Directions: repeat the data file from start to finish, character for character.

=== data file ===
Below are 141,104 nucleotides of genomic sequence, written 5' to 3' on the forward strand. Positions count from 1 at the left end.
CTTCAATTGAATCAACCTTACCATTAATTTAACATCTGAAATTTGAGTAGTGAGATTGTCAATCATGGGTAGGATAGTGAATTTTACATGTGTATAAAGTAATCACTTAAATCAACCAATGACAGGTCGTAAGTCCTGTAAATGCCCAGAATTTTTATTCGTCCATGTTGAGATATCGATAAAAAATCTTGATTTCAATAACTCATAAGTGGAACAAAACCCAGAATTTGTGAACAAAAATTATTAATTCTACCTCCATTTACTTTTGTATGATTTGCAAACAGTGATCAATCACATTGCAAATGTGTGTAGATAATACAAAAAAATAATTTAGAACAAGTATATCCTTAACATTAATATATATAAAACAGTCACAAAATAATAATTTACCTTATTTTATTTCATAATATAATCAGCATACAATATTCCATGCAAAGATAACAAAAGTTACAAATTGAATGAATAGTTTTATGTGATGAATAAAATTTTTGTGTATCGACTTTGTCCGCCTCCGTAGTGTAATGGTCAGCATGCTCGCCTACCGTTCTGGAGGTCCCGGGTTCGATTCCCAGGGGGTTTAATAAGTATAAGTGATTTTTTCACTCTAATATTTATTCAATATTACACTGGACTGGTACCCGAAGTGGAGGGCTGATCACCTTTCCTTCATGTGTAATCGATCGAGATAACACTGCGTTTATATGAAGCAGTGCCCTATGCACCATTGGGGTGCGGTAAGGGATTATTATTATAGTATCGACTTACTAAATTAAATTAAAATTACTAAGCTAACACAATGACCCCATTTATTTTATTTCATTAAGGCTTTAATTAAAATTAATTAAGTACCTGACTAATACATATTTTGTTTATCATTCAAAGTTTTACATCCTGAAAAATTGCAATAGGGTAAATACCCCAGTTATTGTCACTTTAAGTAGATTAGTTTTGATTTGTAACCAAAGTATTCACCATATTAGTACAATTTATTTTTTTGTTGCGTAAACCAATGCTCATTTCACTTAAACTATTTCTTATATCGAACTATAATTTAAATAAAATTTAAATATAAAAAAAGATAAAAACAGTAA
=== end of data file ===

Below are 141,104 nucleotides of genomic sequence, written 5' to 3' on the forward strand. Positions count from 1 at the left end.
CTTCAATTGAATCAACCTTACCATTAATTTAACATCTGAAATTTGAGTAGTGAGATTGTCAATCATGGGTAGGATAGTGAATTTTACATGTGTATAAAGTAATCACTTAAATCAACCAATGACAGGTCGTAAGTCCTGTAAATGCCCAGAATTTTTATTCGTCCATGTTGAGATATCGATAAAAAATCTTGATTTCAATAACTCATAAGTGGAACAAAACCCAGAATTTGTGAACAAAAATTATTAATTCTACCTCCATTTACTTTTGTATGATTTGCAAACAGTGATCAATCACATTGCAAATGTGTGTAGATAATACAAAAAAATAATTTAGAACAAGTATATCCTTAACATTAATATATATAAAACAGTCACAAAATAATAATTTACCTTATTTTATTTCATAATATAATCAGCATACAATATTCCATGCAAAGATAACAAAAGTTACAAATTGAATGAATAGTTTTATGTGATGAATAAAATTTTTGTGTATCGACTTTGTCCGCCTCCGTAGTGTAATGGTCAGCATGCTCGCCTACCGTTCTGGAGGTCCCGGGTTCGATTCCCAGGGGGTTTAATAAGTATAAGTGATTTTTTCACTCTAATATTTATTCAATATTACACTGGACTGGTACCCGAAGTGGAGGGCTGATCACCTTTCCTTCATGTGTAATCGATCGAGATAACACTGCGTTTATATGAAGCAGTGCCCTATGCACCATTGGGGTGCGGTAAGGGATTATTATTATAGTATCGACTTACTAAATTAAATTAAAATTACTAAGCTAACACAATGACCCCATTTATTTTATTTCATTAAGGCTTTAATTAAAATTAATTAAGTACCTGACTAATACATATTTTGTTTATCATTCAAAGTTTTACATCCTGAAAAATTGCAATAGGGTAAATACCCCAGTTATTGTCACTTTAAGTAGATTAGTTTTGATTTGTAACCAAAGTATTCACCATATTAGTACAATTTATTTTTTTGTTGCGTAAACCAATGCTCATTTCACTTAAACTATTTCTTATATCGAACTATAATTTAAATAAAATTTAAATATAAAAAAAGATAAAAACAGTAA